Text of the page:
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Principles for Choosing Sanctions: Sweden's Proposed Sentencing Statute

NCJ Number
New England Journal on Criminal and Civil Confinement Volume: 13 Issue: 2 Dated: (Summer 1987) Pages: 171-195
A vonHirsch
Date Published
25 pages
This article explains the features of statutory sentencing principles proposed by the Swedish Committee on Imprisonment.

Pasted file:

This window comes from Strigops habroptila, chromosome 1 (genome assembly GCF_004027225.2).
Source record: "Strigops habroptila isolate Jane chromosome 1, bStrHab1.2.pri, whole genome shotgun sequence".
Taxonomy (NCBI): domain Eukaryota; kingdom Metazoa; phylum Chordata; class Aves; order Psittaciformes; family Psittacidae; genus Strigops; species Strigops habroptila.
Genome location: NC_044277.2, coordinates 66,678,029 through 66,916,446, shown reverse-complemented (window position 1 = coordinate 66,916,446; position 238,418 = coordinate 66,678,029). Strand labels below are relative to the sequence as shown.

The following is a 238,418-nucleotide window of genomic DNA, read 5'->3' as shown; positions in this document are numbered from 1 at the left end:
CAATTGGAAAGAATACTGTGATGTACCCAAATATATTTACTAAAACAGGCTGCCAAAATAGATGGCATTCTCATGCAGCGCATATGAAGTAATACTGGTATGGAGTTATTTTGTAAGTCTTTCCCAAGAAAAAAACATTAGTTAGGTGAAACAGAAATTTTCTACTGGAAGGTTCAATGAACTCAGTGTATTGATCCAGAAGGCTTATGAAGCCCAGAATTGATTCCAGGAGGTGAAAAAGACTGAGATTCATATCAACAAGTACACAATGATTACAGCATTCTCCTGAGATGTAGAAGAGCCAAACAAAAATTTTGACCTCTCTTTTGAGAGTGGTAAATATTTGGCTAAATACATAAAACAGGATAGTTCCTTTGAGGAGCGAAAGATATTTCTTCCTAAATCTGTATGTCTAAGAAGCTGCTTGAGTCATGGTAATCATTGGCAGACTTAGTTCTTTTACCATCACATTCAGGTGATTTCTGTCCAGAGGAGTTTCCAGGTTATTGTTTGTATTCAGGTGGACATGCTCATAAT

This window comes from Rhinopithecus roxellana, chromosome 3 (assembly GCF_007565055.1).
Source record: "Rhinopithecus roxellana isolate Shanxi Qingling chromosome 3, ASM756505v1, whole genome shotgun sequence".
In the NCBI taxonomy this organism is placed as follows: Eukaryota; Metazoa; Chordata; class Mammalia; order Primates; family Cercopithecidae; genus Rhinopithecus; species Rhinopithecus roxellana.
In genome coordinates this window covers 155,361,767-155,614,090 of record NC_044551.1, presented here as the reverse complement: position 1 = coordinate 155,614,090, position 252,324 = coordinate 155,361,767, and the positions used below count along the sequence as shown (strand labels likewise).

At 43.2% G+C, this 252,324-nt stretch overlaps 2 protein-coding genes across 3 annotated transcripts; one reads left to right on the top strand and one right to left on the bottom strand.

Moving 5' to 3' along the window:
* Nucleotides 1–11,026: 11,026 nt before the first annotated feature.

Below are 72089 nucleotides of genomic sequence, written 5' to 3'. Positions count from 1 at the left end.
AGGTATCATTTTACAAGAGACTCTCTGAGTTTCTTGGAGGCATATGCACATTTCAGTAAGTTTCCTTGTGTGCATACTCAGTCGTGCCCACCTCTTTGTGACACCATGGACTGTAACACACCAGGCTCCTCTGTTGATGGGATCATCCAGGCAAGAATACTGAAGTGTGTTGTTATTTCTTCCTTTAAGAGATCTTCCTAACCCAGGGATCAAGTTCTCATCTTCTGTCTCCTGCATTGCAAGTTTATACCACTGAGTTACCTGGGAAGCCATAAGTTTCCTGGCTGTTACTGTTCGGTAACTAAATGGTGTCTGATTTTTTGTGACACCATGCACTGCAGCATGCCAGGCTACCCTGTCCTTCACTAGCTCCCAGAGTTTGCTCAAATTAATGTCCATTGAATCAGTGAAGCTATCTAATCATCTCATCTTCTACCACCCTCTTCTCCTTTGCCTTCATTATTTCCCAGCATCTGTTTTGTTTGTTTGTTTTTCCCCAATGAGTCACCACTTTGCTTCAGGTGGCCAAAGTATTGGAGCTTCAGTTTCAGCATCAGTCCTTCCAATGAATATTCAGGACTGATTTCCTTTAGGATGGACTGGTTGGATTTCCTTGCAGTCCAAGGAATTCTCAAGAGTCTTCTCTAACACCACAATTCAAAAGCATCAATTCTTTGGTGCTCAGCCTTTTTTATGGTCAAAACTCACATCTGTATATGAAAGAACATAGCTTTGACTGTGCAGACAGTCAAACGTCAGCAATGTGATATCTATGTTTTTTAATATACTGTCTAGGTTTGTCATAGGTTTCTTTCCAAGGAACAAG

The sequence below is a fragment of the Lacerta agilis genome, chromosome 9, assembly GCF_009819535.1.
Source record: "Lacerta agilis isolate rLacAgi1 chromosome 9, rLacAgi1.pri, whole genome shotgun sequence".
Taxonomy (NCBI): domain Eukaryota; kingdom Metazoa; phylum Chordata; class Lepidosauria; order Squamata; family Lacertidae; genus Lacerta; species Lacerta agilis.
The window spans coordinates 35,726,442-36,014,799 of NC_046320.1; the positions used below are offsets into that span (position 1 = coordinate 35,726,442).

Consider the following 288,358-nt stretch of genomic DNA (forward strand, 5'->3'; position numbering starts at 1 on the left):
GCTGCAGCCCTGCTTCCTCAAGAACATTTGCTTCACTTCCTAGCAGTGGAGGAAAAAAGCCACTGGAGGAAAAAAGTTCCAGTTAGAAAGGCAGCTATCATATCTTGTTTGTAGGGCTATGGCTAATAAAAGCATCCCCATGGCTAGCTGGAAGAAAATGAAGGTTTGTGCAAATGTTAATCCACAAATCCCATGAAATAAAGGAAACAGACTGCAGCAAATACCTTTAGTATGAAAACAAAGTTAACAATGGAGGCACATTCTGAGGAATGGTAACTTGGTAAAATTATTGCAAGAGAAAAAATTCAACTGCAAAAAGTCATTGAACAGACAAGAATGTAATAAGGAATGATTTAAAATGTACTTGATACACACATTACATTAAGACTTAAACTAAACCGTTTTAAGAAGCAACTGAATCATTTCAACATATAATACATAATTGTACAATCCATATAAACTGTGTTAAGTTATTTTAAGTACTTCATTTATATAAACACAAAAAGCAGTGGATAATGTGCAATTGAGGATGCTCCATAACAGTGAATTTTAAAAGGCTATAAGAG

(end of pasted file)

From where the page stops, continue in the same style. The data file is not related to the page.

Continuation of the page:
The existing Swedish Penal Code provides little guidance to sentencing judges. The proposed statute would specify principles to be followed by judges in sentencing. The proposal rests on the principle that punishments should be commensurate with the seriousness of the criminal conduct. The structure of the proposed law creates three graded levels of sentence. The lowest level is the fine, followed by probation, and then imprisonment. The central concept of the proposed law is the 'penal value' of the crime, which is determined by its seriousness. To determine a crime's seriousness, attention is given to the harmfulness of the conduct and the personal culpability of the actor. The proposed law includes criteria for imprisonment, which are crimes with high penal value and prior criminal record with respect to offenses in the upper-middle range of seriousness. Deterrent, incapacitative, and rehabilitative aims have their roles under the proposed law, but these roles are more carefully defined and limited than under existing law. The draft proposal lists aggravating and mitigating circumstances. The article concludes with a discussion of whether or not the proposed Swedish standards could apply to a U.S. jurisdiction. The proposed statute is appended. 94 footnotes.


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